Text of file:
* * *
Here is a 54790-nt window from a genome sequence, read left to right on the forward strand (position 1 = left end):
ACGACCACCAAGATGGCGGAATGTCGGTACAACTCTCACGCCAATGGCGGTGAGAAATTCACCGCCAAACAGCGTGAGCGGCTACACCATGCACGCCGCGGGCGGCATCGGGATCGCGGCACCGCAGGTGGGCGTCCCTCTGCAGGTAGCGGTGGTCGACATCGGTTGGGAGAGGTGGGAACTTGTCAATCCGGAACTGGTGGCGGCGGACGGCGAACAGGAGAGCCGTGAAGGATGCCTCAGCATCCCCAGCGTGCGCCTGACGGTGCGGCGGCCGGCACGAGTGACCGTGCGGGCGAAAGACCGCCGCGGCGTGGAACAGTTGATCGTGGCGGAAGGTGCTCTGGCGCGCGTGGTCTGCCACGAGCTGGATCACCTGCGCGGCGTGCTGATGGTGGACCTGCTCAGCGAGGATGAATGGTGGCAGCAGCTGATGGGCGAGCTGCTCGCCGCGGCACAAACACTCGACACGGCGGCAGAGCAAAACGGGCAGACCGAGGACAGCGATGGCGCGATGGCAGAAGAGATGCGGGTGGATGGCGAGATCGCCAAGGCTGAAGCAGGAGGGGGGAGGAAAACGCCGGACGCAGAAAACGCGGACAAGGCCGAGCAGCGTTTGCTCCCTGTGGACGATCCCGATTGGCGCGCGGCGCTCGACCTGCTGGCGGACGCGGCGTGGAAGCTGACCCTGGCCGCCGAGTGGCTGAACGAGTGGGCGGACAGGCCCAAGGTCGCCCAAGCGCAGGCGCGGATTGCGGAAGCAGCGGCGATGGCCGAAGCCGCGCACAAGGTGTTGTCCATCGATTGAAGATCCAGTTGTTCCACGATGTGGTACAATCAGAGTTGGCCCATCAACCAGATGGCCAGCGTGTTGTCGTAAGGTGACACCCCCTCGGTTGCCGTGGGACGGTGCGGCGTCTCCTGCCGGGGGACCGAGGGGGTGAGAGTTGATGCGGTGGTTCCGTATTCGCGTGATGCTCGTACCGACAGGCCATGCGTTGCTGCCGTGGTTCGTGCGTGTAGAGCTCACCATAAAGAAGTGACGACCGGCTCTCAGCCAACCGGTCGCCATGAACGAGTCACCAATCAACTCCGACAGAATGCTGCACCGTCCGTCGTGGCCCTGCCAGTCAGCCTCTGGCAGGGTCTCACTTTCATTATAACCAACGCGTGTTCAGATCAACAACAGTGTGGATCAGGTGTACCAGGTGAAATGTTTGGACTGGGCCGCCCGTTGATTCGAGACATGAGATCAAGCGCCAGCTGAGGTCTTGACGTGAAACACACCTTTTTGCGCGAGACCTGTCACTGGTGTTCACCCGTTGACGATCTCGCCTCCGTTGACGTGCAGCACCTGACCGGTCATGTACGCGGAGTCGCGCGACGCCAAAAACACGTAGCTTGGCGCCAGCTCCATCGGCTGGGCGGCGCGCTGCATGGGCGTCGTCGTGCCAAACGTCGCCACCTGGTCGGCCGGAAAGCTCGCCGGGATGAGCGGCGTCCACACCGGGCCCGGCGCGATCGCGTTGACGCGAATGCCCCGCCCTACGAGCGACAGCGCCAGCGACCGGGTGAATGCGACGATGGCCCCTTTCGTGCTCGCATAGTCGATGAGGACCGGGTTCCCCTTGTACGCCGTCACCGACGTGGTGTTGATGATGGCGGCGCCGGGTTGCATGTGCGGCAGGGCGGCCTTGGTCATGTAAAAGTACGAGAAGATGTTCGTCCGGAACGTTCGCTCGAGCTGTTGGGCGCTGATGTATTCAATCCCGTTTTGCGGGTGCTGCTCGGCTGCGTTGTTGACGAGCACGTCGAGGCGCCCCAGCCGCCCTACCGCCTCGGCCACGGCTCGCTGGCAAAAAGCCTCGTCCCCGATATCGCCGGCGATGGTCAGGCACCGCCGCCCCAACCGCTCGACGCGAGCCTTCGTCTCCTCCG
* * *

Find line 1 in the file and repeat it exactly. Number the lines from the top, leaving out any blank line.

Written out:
Here is a 54790-nt window from a genome sequence, read left to right on the forward strand (position 1 = left end):